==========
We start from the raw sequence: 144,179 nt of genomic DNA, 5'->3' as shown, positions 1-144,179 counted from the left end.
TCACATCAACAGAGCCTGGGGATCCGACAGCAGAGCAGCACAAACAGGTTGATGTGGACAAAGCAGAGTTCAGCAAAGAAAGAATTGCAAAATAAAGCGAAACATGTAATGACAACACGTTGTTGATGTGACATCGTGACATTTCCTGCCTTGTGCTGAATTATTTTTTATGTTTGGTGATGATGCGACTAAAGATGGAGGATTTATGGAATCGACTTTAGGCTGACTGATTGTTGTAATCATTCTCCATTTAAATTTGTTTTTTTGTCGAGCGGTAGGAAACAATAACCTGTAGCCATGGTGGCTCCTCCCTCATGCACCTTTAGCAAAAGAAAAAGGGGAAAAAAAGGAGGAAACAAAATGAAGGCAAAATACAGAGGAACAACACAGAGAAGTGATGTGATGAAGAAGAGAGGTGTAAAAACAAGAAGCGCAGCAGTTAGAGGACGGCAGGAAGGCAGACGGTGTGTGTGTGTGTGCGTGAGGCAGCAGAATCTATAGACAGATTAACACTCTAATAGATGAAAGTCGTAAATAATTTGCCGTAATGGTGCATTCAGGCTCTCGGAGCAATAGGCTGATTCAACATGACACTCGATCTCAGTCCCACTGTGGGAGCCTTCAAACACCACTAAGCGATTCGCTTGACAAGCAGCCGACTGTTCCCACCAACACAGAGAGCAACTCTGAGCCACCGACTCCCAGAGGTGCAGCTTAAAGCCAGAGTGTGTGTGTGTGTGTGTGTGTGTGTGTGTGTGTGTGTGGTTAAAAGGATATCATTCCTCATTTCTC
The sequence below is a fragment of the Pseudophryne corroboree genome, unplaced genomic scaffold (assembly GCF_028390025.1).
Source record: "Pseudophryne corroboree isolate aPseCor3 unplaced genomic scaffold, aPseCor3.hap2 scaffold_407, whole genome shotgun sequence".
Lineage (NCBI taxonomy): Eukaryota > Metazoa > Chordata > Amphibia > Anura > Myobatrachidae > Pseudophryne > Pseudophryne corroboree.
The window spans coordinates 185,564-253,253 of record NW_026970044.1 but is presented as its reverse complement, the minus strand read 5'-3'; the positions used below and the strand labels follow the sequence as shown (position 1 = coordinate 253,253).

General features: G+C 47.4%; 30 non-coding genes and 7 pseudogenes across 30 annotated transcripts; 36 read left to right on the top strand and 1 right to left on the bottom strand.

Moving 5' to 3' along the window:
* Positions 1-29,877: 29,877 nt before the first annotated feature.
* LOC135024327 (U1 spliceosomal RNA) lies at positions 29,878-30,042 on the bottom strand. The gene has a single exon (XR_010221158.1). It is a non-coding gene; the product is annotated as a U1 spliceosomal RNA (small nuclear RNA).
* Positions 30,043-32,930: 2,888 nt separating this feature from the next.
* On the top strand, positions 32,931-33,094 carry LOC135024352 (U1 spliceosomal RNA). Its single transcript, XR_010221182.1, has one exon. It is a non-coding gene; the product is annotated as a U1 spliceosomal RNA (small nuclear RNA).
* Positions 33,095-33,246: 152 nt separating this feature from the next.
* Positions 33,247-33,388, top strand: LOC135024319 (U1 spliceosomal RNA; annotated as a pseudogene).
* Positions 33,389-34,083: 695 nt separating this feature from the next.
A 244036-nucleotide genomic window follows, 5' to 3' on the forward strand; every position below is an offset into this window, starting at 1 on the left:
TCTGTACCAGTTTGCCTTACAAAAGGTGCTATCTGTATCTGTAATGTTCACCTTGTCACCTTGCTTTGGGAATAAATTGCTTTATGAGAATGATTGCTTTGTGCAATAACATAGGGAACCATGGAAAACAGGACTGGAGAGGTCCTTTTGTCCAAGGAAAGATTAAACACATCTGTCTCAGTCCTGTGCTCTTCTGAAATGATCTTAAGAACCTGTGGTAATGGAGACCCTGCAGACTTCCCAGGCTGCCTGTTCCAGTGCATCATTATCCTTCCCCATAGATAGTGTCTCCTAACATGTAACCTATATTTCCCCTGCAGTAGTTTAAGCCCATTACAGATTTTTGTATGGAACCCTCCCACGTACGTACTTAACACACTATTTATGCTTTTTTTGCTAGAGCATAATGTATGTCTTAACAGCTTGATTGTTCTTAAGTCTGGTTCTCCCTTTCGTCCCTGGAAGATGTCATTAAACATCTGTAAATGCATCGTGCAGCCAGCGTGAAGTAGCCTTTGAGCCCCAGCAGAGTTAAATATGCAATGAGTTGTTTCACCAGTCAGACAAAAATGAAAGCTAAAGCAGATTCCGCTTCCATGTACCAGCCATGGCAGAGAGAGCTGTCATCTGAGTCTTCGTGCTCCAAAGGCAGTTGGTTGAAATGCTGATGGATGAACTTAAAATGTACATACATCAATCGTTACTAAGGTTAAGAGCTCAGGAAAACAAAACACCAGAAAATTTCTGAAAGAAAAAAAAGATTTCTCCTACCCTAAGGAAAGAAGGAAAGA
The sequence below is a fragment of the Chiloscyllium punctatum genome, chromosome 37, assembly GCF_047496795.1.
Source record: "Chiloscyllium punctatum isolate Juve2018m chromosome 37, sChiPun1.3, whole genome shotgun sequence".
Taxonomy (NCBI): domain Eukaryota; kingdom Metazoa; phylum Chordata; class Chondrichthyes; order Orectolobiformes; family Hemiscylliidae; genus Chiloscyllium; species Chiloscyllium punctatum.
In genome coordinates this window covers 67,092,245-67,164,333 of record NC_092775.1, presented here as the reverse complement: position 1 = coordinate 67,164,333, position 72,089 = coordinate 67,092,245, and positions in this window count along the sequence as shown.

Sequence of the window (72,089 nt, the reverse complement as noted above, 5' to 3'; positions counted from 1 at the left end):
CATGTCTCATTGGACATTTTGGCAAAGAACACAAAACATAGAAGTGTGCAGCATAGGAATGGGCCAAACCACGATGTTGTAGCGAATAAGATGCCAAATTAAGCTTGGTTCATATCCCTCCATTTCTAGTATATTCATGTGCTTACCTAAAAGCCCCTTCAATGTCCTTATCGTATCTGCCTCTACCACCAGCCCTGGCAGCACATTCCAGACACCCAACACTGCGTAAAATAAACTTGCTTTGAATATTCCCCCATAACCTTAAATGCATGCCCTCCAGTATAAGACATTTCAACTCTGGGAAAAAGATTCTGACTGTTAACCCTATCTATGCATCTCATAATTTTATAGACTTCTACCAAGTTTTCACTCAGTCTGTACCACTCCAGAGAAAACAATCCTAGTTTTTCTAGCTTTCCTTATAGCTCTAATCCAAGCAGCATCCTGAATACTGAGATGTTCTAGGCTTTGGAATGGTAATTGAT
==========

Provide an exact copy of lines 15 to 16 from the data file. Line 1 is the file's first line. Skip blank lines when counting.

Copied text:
* Positions 33,389-34,083: 695 nt separating this feature from the next.
A 244036-nucleotide genomic window follows, 5' to 3' on the forward strand; every position below is an offset into this window, starting at 1 on the left: